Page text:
Mosque and state embrace in Egypt
No one in Egypt can agree on how many people live in Cairo, let alone the precise ratio of Muslims to Christians.
But senior government clerics are quite sure of one thing: there are exactly 866 atheists in Egypt – roughly 0.00001% of the population.
This suspiciously precise figure means Egypt harbours the highest number of atheists in the Arab world, according to claims by Dar al-Ifta, an official wing of government that issues religious edicts, citing research released by a regional polling group.
Morocco came in second, with supposedly only 325 atheists.
Yemen is meant to have 32.
Religiosity is at a high in Egypt, and across the Arab world. But the tiny estimates nevertheless prompted amusement among atheists and secularists in Egypt, who say atheism is slowly on the rise. Even Dar al-Ifta’s definitions of atheism seem comic. According to the clerics, atheists include not just unbelievers, but also those who believe in a secular state and Muslims who convert to other religions.
“They are in denial,” said Rabab Kamal, a spokesperson for the Secularists, a small but vocal group that lobbies for a secular state. “I could count more than that number of atheists at al-Azhar university alone,” she added, referencing the Cairo-based institution that is widely regarded as the seat of global Sunni learning.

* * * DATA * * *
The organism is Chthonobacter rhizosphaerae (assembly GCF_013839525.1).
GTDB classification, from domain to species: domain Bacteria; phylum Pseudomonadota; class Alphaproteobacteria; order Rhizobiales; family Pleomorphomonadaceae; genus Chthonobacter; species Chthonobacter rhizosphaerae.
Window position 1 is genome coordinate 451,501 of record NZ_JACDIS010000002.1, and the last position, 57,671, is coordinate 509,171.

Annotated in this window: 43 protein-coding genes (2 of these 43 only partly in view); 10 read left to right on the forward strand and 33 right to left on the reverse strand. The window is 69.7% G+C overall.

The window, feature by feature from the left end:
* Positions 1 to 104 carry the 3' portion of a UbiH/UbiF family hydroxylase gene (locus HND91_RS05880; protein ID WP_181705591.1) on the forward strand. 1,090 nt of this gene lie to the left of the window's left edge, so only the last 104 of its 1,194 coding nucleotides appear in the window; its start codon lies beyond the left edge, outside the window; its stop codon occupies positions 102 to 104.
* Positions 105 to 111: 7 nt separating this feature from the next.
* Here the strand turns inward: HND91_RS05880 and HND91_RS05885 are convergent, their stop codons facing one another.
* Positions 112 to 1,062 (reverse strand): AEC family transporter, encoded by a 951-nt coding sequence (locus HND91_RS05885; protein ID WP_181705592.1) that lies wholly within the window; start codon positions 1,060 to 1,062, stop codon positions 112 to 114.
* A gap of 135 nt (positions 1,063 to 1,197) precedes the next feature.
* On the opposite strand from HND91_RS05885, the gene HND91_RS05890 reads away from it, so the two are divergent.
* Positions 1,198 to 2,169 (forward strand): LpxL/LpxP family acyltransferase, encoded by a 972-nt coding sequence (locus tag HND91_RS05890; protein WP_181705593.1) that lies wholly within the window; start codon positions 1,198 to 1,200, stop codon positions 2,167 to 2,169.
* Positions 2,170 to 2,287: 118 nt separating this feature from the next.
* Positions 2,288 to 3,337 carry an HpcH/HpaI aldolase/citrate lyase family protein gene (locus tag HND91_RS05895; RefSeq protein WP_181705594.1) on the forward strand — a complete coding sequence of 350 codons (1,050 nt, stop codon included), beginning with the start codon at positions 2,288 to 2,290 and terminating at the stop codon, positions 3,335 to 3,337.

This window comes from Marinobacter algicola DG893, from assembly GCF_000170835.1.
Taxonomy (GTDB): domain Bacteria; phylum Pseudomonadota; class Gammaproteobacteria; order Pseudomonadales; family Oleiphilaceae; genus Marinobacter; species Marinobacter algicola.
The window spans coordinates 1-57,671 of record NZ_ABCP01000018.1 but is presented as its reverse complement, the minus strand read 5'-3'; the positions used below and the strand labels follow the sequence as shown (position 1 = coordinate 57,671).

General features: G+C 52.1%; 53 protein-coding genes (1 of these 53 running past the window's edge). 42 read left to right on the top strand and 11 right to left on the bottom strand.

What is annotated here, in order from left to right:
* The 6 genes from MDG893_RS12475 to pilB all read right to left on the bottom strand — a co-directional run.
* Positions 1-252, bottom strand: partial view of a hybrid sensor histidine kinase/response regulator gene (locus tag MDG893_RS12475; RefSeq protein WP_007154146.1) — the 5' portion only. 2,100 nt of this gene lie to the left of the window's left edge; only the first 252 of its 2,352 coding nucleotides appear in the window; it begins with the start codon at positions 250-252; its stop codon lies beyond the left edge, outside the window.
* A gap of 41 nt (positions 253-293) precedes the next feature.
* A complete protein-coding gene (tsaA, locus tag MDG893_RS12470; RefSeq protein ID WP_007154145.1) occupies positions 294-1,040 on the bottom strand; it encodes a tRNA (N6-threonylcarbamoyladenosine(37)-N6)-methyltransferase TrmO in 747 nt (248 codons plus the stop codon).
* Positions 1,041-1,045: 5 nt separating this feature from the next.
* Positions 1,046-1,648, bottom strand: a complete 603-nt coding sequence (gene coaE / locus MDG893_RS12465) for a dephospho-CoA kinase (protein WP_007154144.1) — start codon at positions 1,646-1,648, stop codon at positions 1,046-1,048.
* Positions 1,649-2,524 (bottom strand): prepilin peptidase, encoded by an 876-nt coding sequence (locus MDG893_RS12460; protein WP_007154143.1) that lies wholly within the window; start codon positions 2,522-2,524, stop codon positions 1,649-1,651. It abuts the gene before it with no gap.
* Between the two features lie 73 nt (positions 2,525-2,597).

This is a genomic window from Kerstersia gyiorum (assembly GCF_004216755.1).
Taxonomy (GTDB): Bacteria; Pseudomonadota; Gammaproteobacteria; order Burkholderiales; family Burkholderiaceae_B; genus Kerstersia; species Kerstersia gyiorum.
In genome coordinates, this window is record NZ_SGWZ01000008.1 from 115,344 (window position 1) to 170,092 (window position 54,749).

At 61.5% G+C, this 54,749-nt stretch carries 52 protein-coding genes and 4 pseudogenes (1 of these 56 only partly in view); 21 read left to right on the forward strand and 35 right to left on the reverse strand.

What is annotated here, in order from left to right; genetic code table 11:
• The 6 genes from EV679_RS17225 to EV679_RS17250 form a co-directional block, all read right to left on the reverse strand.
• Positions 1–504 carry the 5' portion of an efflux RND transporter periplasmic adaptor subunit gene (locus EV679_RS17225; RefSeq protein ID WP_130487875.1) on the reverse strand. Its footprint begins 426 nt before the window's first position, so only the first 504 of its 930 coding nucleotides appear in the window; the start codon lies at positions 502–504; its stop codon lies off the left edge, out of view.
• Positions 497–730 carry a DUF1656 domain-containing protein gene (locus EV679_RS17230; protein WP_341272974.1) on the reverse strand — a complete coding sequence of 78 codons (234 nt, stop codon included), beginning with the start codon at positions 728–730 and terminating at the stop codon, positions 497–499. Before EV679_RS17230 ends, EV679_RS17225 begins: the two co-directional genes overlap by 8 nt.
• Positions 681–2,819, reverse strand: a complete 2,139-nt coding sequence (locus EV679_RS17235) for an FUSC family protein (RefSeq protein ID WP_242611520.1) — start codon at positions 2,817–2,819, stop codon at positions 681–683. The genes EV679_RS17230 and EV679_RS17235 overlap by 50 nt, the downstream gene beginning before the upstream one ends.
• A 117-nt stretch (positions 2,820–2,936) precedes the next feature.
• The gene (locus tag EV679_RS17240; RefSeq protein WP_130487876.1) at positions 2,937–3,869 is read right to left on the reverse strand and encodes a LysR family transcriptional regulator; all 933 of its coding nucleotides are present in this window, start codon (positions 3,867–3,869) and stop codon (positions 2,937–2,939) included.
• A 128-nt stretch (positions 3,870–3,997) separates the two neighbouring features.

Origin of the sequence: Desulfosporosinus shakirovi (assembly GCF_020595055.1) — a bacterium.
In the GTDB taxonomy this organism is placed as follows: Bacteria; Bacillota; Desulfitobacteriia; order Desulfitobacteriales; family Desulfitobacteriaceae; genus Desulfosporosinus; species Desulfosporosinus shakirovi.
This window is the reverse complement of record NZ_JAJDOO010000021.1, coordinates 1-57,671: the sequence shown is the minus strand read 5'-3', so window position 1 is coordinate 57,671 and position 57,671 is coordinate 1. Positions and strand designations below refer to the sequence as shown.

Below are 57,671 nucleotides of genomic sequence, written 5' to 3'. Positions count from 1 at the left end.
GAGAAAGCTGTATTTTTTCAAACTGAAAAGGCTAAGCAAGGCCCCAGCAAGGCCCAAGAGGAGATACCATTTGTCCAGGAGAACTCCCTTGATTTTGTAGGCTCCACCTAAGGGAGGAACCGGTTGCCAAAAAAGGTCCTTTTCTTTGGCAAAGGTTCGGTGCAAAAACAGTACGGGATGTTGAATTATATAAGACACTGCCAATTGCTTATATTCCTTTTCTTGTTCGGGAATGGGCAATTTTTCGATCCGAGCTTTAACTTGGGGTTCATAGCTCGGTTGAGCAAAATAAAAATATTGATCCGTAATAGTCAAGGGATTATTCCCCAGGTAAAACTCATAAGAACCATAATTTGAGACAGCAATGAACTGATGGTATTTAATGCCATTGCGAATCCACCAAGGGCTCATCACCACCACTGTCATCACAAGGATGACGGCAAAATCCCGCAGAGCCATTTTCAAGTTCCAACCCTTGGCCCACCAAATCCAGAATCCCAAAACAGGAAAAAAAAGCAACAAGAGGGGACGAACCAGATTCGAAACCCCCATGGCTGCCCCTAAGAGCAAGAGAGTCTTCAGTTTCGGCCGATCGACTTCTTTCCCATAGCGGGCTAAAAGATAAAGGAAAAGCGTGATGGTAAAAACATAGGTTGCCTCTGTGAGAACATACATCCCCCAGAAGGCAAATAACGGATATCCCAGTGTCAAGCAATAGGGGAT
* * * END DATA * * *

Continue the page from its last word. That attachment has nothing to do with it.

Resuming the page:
“In pragmatic terms, you can’t make scientific studies about how many atheists or agnostics there are – we’re in a country where talking about ideology other than Islam is a stigma.” Dar al-Ifta clerics say the number of atheists in Egypt is a dangerous development that should “set alarm bells ringing” – a stance that may surprise outsiders who imagined last year’s overthrow of the Muslim Brotherhood was a stepping stone towards a secular state.
Although the state has launched a crackdown on the Brotherhood and other more extreme Islamist groups, mosque and state are just as interdependent as ever in Egypt. When the Constitution was rewritten in January, there was no question of removing the decades-old Article 2, which stresses that Islamic teachings should form the basis for legislation.
The country’s leaders base much of their legitimacy on the support bestowed by Islamic institutions – hence their aversion to atheism, which renders that support meaningless.
Their primary problem with the Brotherhood was not that the group wanted a religious state, but that its vision of what that entailed undermined Egypt’s old hierarchy.
“The ruling regime in Egypt tends to be conservative, in order to maintain the cultural order,” said Ahmed Samer, the founder of the Secularists. “So any change would be worrying for them, whether that was atheism or fundamentalism.”
Government officials may also be conscious that any slide towards secularism risks playing into the hands of the Brotherhood, who have portrayed their overthrow as a war on Islam itself, rather than on just one particular Islamic group. – © Guardian News & Media 2014